When it comes to losing body fat, one factor that is often overlooked in insulin sensitivity. By working to increase insulin sensitivity, you are able to increase the efficiency with which your body can burn fat. Let’s take a look at how all this works.
Insulin sensitivity simply refers to how the body is able to manage the insulin that is released in response to food intake. Insulin is released to lower blood sugar levels that are increased by eating foods, mainly carbohydrate-dense foods – although, all foods will have some effect on blood sugar, even if it’s a small effect. Higher insulin sensitivity refers to a body being able to control blood sugar with less insulin, so the body doesn’t need to release as much after a meal.
Why is this important? Well, if the body has chronically high insulin levels, which remain elevated over a period of time, it may develop insulin resistance, which can lead to things such as obesity, and is considered the preliminary stage of type 2 diabetes. This means that working to stabilize blood sugar and improve insulin sensitivity can aid in maintaining a healthy body weight, and help prevent diabetes. Also, the more insulin you produce the less fat you burn, which is why all diets in which weight loss is the main goal should be focused on keeping insulin levels as low as possible.
Scientific research has shown one very simple trick to help improve insulin sensitivity, by controlling the amount released after a meal, and thus, helping lose body fat. The trick? Adding vinegar to your meals. Acetic acid, or vinegar, has been shown to have many benefits on body composition and overall health, when consumed daily as part of a diet.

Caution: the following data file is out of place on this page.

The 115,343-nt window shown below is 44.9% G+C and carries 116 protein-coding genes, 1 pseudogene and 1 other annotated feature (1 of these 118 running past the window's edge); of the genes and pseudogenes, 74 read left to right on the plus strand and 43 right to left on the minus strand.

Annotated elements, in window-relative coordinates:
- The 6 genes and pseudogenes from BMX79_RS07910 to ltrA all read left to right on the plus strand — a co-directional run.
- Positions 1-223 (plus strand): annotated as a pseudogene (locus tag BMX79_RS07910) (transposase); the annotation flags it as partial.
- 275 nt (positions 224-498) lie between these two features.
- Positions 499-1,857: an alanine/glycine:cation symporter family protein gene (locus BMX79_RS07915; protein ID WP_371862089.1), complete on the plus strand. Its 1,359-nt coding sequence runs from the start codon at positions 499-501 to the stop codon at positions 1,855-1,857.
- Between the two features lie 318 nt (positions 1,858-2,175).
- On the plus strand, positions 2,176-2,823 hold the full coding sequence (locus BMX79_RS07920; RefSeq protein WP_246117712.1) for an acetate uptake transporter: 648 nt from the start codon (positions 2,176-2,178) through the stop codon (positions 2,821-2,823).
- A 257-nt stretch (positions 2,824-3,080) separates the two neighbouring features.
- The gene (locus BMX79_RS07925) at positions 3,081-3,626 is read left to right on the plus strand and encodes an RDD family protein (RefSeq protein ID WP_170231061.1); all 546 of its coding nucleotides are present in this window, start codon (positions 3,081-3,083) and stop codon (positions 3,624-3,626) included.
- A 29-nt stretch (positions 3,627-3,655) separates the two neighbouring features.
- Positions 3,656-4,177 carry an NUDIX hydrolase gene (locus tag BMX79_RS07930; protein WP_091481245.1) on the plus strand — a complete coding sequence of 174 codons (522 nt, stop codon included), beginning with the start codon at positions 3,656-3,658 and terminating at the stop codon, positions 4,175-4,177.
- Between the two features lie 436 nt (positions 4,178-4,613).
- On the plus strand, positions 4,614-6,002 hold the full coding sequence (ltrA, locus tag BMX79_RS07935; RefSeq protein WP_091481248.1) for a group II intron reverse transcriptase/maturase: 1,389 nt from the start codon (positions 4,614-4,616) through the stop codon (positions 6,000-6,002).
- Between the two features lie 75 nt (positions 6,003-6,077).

Since 1988, scientists have been studying the metabolic effect of vinegar consumption, with promising results. They have found positive impacts on insulin levels, blood sugar levels, body fat reduction, energy expenditure, and staying full after meals, all caused by consuming vinegar with the meal in some form. One particular group of researchers in Japan have found that even just consuming 15 ml of vinegar per day, roughly a tablespoon, had an effect on body fat, waist circumference, BMI, and energy expenditure in obese subjects. This daily intake also helped control blood sugar levels in type 2 diabetes patients.
The average effect over the course of the studies showed a roughly 20-35% decrease in blood sugar levels when vinegar was consumed, which means a lower amount of insulin release.
Easy ways to get vinegar in your diet are through adding it to vegetables or salads in dressing form, eating foods picked in vinegar, or even just drinking a tablespoon or mixing it in a beverage if you cannot get it in your food. It will make your food taste good, help you lose fat, help stabilize your blood sugar and reduce the risk type 2 diabetes – a lot of benefits for such a simple dietary addition.